In an article published by Westlaw Journal, Bass, Berry & Sims attorney John Speer provides insight on the Consumer Financial Protection Bureau's (CFPB) proposed rule barring class-action waivers in arbitration clauses. The 90-day comment period for the rule came to an end on August 22, with some comments reflecting the opinion that the rule, if adopted, would inflict serious financial harm on the public as well as providers of financial services and products. Other comments said that if the rule is not adopted, financial service companies will continue to use arbitration to prevent the enforcement of consumer protection laws and avoid responsibility for their violations. John concludes that whether the rule is needed to protect consumers and the public interest – given the deficiencies in the empirical data, methodology and analysis relied on by the CFPB to justify the rule – will be answered in the litigation that will follow if the rule is adopted.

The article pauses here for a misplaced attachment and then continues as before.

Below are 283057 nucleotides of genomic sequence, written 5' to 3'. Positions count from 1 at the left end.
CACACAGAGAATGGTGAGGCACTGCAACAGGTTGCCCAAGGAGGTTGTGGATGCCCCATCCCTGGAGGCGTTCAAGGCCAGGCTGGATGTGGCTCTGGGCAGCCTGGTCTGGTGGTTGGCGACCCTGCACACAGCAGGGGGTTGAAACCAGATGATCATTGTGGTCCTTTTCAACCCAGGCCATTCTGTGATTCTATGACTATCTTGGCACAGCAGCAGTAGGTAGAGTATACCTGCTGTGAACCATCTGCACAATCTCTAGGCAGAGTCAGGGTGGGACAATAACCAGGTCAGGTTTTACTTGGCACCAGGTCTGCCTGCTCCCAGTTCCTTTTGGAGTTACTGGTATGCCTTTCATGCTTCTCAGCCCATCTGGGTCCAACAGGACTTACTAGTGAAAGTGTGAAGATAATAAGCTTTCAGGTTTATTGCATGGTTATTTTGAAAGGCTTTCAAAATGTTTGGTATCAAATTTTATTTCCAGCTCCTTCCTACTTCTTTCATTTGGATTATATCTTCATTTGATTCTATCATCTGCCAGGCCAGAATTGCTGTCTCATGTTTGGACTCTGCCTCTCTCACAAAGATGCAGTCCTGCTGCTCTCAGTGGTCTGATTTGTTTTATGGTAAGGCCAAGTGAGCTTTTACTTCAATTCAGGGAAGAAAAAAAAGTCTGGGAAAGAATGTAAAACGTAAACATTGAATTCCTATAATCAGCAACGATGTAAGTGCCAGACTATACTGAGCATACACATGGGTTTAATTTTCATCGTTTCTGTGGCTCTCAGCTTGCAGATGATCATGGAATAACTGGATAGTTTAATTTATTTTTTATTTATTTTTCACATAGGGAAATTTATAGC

The full article, "The CFPB's Proposed Arbitration Rule – for the Protection of Consumers and in the Public Interest?" was published by Westlaw Journal Bank & Lender Liability on October 3, 2016 and is available in the PDF below.